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Interview with Mojib Latif, climate scientist

No clear pattern

by Mojib Latif
The Intergovernmental Panel on Climate Change (IPCC) has recently made news because of false information in its Fourth Assessment Report published in 2007. A non-scientific source had suggested that the Himalayan glaciers would melt by 2035, and that date was included in the 938-page report of Working Group 2 (“Impacts, Adaptation and Vulnerability”). Hans Dembowski asked Mojib Latif, who contributed to the report of Working Group 1 (“Physical Science Basis”), about the consequences.

If Himalayan glaciers are not melting as fast as predicted, does that mean that South Asians need not worry?
No, absolutely not. Global warming is happening: we can measure it and there is no explanation published in a refereed scientific journal without considering the impact of greenhouse gases. The sea level is rising, that has not changed either. As far as the Himalayan glaciers themselves are concerned, even they could still start to melt faster if, for example, soot particles are deposited on the ice and absorb solar energy. But this is pure speculation, not a sure thing. There is a difference between what we know and what we imagine to be plausible, and we have to handle that distinction with care.

Must the governments of developing countries in Asia and Africa prepare for new monsoon patterns? The long dry spell in India last year was abnormal, and so were the heavy rains that followed.
So far, it is impossible to come up with reliable hypotheses about if and how the monsoon will change. We cannot say exactly what weather conditions will result from climate change when and how often. Don’t expect too much from science. The phenomena you mentioned may relate to global warming, but they could just as well have come about anyway. Unusual weather was always known in the past, after all.

You sound as if nothing special was going on.
No, don’t get me wrong. There is simply no clear pattern so far. We cannot say for sure what exactly the consequences of climate change will be, except that we believe that the more intense the changes are, the worse the consequences will be. Actually, much uncertainty is a good reason to act on climate change, and to do so fast.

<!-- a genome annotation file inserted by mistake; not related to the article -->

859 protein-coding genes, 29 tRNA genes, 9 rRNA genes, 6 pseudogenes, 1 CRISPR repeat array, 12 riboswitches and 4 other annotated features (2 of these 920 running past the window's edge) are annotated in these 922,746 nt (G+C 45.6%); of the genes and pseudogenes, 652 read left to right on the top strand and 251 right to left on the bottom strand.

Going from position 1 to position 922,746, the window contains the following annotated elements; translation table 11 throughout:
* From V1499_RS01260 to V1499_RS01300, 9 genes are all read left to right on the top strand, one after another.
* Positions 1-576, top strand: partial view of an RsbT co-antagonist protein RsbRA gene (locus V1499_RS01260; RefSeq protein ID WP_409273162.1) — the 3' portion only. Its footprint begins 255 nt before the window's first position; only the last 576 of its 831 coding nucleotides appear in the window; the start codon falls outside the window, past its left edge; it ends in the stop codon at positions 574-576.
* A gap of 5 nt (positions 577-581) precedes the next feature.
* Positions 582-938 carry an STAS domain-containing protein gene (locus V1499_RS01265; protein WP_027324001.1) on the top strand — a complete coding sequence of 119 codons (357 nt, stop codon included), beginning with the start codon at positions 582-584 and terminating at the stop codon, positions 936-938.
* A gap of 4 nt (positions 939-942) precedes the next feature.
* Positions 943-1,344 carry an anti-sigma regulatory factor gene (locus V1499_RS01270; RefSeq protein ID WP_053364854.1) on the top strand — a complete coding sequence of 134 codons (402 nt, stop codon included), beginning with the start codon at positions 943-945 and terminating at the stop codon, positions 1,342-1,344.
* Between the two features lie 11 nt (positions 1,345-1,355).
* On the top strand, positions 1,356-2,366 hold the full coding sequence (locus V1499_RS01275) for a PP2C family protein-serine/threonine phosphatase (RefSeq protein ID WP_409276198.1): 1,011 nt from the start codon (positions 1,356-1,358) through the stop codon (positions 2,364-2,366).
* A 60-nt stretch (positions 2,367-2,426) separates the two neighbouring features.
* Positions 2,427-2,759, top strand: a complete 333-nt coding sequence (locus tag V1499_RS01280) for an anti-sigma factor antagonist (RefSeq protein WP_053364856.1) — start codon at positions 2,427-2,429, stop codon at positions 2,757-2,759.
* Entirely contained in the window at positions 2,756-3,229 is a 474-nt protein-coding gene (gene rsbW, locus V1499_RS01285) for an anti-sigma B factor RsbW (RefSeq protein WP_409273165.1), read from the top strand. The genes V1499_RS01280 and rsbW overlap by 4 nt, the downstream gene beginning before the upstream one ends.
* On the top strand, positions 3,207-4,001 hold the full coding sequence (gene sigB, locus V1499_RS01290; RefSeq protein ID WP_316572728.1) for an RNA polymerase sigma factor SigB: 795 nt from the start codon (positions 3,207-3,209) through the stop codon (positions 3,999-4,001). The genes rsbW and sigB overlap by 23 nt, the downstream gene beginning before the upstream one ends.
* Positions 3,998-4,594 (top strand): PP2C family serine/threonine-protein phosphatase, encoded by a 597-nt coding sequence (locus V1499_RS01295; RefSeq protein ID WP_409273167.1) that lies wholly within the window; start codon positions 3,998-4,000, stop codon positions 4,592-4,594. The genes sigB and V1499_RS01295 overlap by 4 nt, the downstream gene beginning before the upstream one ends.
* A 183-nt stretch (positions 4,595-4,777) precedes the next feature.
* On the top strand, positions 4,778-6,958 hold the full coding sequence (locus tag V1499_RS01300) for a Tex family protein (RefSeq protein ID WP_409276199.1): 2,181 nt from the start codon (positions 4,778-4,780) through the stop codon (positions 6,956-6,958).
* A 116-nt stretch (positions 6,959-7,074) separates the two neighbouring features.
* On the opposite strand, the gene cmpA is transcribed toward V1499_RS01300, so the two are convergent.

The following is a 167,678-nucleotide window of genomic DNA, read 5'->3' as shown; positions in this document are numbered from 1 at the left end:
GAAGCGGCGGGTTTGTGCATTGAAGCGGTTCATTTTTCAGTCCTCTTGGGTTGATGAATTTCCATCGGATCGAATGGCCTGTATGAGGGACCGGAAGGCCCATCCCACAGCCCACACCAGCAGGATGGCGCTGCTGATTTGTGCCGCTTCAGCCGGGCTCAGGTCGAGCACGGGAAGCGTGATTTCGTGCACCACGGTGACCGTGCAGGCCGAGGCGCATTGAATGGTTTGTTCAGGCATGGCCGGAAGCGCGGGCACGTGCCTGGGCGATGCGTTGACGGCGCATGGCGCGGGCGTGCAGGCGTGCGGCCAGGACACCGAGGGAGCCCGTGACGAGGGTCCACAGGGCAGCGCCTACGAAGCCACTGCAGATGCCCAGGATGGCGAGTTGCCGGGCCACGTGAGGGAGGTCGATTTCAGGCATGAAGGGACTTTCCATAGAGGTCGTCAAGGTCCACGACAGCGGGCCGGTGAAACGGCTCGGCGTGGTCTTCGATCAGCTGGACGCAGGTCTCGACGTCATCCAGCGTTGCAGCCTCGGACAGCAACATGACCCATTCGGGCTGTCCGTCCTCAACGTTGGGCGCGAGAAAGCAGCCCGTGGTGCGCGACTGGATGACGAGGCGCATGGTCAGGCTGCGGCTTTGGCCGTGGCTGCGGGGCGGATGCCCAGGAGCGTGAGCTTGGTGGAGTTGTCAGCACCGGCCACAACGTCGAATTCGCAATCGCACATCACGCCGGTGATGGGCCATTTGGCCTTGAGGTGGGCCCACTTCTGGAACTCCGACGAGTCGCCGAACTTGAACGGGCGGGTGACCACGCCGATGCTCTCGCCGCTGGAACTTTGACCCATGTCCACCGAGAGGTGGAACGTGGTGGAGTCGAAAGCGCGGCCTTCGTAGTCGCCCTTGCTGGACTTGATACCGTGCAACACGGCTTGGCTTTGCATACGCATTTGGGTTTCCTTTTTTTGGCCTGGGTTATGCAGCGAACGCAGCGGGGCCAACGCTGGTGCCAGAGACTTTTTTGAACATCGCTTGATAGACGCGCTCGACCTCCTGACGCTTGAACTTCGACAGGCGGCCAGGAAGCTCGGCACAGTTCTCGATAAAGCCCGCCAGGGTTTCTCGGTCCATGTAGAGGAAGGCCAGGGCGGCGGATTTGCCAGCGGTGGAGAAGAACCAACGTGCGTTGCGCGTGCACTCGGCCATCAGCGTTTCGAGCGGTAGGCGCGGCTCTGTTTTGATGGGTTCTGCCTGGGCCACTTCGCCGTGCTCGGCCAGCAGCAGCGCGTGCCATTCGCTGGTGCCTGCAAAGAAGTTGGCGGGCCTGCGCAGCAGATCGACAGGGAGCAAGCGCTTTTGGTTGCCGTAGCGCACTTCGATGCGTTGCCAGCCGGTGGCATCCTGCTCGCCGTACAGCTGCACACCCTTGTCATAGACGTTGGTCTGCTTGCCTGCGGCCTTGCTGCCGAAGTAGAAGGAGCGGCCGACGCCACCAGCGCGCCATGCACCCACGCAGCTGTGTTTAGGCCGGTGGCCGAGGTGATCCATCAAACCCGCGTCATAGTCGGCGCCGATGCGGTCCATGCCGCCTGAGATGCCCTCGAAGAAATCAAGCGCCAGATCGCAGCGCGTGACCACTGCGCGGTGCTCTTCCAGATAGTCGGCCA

Has the credibility of the IPCC suffered because of the glacier mistake?
It is too early to tell, but, as a matter of principle, accuracy and precision always matter when dealing with data. This mistake must not be treated lightly. In the future, we’ll have to be more careful in checking what data is included in the reports and what data must stay out. It plainly does not make sense to use statistics from questionable sources only to get this or that institute from this or that country on board. This time, the inaccurate information came from a developing country, but that could just as well happen in a rich nation. Precisely because the reports have far-reaching political implications, it is important to handle data with care.

But it is human to make mistakes. Is there really any way to get a completely mistake-free (flawless?) assessment report with four volumes and several thousand pages, authored by experts from all over the world?
No, of course not. But one must actively seek and point out mistakes. Had that been done, the mess-up with the Himalayan glaciers would have been avoided. We also need corrigendum pages so that flawed information is pointed out in public. Solid research is about dealing with mistakes aggressively, and the IPCC can and must do so too.

Your colleague Hans Joachim Schellnhuber of the Potsdam Institute for Climate Impact Research has said that the IPCC should be freed from all political influence and that its chairman, Rajendra Pachauri, should step down. What do you think?
In regards to Pachauri, I would rather not comment. And yes, in an ideal world politicians would keep their hands off scientific endeavors, because otherwise rigorous scientific standards cannot be enforced.

Are policy-makers taking climate change less seriously because of the glacier mistake?
No, I have not noticed any of that, nor, for that matter, do the business leaders I am in touch with consider climate change any less serious. All these people see the mistake for what it was: preventable, and only a tiny issue that does not change the alarming big picture at all.

What do you think of the pledges that many governments made to the UNFCCC (United Nations Framework Convention on Climate Change) secretariat at the end of January? They basically stuck to what they were prepared to commit to in Copenhagen, without raising the stakes. The professional world, however, agreed that what was on offer in Copenhagen was not enough to limit global warming to two degrees.
Pledges are nice, but an actual treaty would be better, and it isn’t too late for that to happen. The next climate summit will be held in Mexico this year; it can still reach a global agreement. If politicians are really serious about climate protection, they’ll have to prove it there.